One of the most common questions asked by new business owners is ‘what can I claim”?

To calculate the amount of profit your business pays tax on, is determined by reducing your business income by eligible deductions. Eligible expenditures must be substantiated, and be relevant to earning your business income, be legal and not be expressly prohibited.

Let’s look at what you can claim:
Stock and the costs of production – these will include purchase of stock, materials and supplies to sell.

Business activity expenses these are recurrent running expenses such as advertising, phones, internet, licenses and government permits, commissions, business Insurance etc.

Staffing costs these are the cost of hiring staff, wages, workcover, Superannuation, training and staff development, uniforms (which comply with rules).

Financing costs these are interest on business loans and overdrafts, bank fees and guarantee costs, finance lease expenses.

Housing costs these are rents on business premises, storage facilities and the like. Also include rates, insurance, repairs, body corporate fees.

Transport these include freighting in / out of retail stock or materials, motor vehicle expenses (conditional), motorised equipment eg, forklifts etc,

Business portion of private expenses this relates to normally private expenses that are partially attributable to business use. They can include, motor vehicles, home office claims, home electricity, telephone & internet claims, and travel expenses where a business trip is mixed with a holiday.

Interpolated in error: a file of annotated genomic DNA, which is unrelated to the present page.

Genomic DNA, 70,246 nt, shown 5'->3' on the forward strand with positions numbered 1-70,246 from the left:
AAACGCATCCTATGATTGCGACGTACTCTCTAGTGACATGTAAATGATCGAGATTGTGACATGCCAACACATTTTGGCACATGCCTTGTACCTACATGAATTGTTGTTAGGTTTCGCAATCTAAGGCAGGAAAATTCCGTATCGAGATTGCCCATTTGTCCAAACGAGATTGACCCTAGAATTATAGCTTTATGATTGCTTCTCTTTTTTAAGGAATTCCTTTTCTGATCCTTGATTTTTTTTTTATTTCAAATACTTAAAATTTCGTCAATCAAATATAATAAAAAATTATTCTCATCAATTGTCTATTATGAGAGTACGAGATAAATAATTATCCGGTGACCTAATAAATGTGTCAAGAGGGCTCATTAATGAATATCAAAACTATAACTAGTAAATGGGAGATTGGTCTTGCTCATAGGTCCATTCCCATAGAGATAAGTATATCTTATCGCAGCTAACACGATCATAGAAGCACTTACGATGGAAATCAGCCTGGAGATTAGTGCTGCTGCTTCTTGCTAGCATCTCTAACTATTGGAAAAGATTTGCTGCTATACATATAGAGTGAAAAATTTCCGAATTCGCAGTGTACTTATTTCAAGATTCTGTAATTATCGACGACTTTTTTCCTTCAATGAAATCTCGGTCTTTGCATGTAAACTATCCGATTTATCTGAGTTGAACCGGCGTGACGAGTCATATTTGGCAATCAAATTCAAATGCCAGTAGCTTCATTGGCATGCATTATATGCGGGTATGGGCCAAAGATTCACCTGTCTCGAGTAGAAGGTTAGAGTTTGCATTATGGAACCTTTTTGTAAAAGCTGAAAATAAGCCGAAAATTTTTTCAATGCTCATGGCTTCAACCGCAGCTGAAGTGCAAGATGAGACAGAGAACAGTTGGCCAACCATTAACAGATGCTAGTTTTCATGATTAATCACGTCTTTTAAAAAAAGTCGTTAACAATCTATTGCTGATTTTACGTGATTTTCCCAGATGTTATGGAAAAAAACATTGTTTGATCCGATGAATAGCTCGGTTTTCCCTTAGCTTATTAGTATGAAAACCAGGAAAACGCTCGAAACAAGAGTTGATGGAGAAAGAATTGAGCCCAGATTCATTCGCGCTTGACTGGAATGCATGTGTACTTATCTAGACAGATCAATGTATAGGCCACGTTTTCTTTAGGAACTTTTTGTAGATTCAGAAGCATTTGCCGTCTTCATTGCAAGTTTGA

What you can’t claim:
Personal expenses these are any that are 100% relevant to private or domestic use. They also include such items as grooming and a driver’s licence

Fines as levied by a government authority – late lodgement fees, speeding fines etc.

Clothing that is not a registered uniform or protective in nature

Loan repayments only the interest component of a loan repayment is deductible, and only if the loan was for a purpose that was 100% business use. The principle portion is not deductible

Substantiation of Eligible expenses
It’s important to realise that confirmation of your claims has to be substantiated. This can be done in several ways, but the easiest is to keep a records of the transaction invoice or receipt.

Other important substantiation is a vehicle logbook for motor vehicles. Generally a commercial vehicle will not need a logbook, however, if there is any private use, a logbook is generally recommended.

Form of records all records can now be kept in a digital format if preferred. The one condition is that they are able to be clearly read when required. Remembering this could be as much as 5 years down the track, it’s important to have digital records stored reliably.

For more assistance please contact us

Jo-Anne Chaplin

Jo-Anne Chaplin, owner and director of Tax and Superannuation Professionals. Jo-Anne provides professional accounting services with a friendly, personal touch. You’ll find that she is approachable and easy to work with. Jo-Anne loves helping people create wealth for themselves and their families.


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